To the Editor:
I read with interest the article by Vaisbourd et al.  published in the recent issue of Journal of Perinatology. They described decrease in coronary artery flow and higher troponin values suggesting it as a “steal effect” in association with patent ductus arteriosus (PDA).
Ductal steal is a phenomenon where blood from the aorta is shunted to the pulmonary artery through the PDA. The ductus is a remnant of the distal sixth aortic arch and connects the proximal descending aorta to the main pulmonary artery. The pre-ductal main arteries that arise from aorta include the coronary arteries, the brachiocephalic artery (divides into right subclavian and right common carotid arteries) and left common carotid artery. The ductal shunt and “steal” theoretically should not affect the blood flow into these major arteries as they arise proximal to the origin of ductus. As coronary blood flow happens during diastole, a plausible reason for the finding of decreased coronary flow with PDA would be the decrease in the distal blood flow due to run-off through the PDA during diastole, in addition to a lower diastolic blood pressure from the run-off.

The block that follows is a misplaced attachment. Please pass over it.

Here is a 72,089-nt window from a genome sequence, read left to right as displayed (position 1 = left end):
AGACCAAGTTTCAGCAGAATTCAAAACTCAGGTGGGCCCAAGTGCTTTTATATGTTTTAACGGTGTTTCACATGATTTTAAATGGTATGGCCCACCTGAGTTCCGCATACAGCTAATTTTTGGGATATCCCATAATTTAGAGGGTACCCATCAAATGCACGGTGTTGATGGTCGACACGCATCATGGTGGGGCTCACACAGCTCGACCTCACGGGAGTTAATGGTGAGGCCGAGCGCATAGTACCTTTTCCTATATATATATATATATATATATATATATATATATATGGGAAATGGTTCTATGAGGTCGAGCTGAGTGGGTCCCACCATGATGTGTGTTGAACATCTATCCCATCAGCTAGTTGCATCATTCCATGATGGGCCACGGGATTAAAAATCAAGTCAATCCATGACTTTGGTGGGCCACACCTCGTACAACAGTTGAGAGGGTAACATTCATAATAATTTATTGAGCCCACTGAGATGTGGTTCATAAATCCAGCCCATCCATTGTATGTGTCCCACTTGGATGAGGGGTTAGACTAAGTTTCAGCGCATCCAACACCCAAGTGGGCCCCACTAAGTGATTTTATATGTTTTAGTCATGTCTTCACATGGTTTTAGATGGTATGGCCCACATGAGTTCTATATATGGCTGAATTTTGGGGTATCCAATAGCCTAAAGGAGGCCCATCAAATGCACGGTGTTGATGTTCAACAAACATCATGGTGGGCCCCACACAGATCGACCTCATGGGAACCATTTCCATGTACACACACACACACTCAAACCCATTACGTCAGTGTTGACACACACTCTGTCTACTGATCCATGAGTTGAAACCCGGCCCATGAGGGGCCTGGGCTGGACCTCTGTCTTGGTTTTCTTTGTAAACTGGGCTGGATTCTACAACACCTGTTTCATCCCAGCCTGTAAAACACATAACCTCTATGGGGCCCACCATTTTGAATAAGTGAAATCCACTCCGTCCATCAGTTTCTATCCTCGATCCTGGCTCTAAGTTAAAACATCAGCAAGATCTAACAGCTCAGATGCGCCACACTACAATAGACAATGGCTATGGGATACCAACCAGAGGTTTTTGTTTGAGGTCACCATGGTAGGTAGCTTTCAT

Vaisbourd Y, Sharif D, Riskin A, Yaniv L, Dinur G, Amen K, et al. The effect of patent ductus arteriosus on coronary artery blood flow in premature infants: a prospective observational pilot study. J Perinatol. 2020;40:1366–74. https://doi.org/10.1038/s41372-020-0622-4.
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Manzar, S. Ductal steal: does it affect pre-ductal arteries. J Perinatol 41, 179 (2021). https://doi.org/10.1038/s41372-020-00851-4